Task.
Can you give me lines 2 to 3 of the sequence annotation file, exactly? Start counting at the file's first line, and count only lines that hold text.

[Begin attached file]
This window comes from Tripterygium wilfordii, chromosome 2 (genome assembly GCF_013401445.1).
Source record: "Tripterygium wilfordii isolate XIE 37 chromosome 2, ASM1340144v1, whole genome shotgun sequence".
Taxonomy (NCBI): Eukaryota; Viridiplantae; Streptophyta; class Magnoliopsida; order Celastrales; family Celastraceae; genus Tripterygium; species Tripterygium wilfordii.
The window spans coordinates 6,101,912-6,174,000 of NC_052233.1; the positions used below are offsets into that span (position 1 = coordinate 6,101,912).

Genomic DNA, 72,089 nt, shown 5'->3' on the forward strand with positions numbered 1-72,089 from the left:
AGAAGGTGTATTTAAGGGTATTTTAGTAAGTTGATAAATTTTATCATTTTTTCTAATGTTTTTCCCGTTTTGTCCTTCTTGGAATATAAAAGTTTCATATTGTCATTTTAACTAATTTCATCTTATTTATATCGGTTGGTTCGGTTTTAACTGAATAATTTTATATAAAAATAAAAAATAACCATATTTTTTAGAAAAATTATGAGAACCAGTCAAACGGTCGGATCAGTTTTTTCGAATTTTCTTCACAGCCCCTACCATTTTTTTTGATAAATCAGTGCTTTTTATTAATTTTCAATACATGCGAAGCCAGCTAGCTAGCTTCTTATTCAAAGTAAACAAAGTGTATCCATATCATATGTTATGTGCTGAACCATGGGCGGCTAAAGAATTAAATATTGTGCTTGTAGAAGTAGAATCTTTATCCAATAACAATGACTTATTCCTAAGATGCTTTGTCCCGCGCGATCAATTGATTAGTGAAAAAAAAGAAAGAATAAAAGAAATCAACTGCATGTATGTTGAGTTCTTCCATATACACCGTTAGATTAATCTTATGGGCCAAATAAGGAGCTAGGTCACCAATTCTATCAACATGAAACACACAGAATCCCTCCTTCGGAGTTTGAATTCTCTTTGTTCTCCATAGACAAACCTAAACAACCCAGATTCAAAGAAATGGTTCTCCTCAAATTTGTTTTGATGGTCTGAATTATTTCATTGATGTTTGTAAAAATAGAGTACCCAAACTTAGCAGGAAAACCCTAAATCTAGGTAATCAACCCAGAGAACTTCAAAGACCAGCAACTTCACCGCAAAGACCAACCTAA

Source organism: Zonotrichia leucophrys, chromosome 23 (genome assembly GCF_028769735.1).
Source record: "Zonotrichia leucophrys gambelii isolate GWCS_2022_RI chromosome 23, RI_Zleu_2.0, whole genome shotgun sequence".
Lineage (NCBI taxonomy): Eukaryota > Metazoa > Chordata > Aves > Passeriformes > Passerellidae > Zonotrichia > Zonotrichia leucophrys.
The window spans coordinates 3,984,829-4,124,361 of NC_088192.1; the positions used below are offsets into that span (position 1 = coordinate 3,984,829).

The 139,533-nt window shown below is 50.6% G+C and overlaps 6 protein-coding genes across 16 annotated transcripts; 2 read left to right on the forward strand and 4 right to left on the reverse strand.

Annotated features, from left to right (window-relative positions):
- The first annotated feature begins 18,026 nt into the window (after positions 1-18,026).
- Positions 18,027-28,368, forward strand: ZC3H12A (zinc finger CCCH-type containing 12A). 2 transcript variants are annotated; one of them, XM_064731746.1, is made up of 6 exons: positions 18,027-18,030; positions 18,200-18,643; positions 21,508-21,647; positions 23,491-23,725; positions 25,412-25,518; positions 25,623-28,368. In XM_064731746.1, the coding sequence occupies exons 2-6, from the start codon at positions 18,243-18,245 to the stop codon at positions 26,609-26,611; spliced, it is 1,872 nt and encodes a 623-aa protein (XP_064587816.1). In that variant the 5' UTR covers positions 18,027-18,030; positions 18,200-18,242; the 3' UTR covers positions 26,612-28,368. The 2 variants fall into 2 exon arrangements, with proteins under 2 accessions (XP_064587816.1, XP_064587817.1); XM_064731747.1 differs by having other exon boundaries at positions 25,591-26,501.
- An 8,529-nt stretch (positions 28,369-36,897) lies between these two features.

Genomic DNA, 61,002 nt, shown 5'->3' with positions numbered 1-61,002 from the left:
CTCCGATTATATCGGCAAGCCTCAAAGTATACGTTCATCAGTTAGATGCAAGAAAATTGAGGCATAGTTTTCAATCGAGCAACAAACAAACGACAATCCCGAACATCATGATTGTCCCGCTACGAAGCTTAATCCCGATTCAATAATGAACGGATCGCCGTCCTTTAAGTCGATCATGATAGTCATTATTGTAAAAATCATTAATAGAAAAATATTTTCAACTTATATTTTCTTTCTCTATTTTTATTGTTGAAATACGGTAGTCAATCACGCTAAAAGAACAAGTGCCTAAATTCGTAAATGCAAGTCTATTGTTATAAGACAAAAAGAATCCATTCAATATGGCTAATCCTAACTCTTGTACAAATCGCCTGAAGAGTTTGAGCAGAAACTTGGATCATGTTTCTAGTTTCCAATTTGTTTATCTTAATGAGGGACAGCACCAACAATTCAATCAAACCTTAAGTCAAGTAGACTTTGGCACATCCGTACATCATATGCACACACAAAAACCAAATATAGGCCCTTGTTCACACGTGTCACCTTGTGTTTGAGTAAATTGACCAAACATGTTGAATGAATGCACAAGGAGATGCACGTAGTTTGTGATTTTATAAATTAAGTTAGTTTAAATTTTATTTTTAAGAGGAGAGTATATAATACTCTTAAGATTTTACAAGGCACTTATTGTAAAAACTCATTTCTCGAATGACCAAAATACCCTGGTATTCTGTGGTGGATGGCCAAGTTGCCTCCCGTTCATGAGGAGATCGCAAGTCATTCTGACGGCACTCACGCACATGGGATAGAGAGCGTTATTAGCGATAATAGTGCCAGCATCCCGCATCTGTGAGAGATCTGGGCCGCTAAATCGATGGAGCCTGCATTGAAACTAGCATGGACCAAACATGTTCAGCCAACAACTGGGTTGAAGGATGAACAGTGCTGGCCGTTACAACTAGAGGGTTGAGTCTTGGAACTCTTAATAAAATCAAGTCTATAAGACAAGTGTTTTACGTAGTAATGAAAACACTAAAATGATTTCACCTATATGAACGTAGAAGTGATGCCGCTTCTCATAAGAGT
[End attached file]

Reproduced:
Source record: "Tripterygium wilfordii isolate XIE 37 chromosome 2, ASM1340144v1, whole genome shotgun sequence".
Taxonomy (NCBI): Eukaryota; Viridiplantae; Streptophyta; class Magnoliopsida; order Celastrales; family Celastraceae; genus Tripterygium; species Tripterygium wilfordii.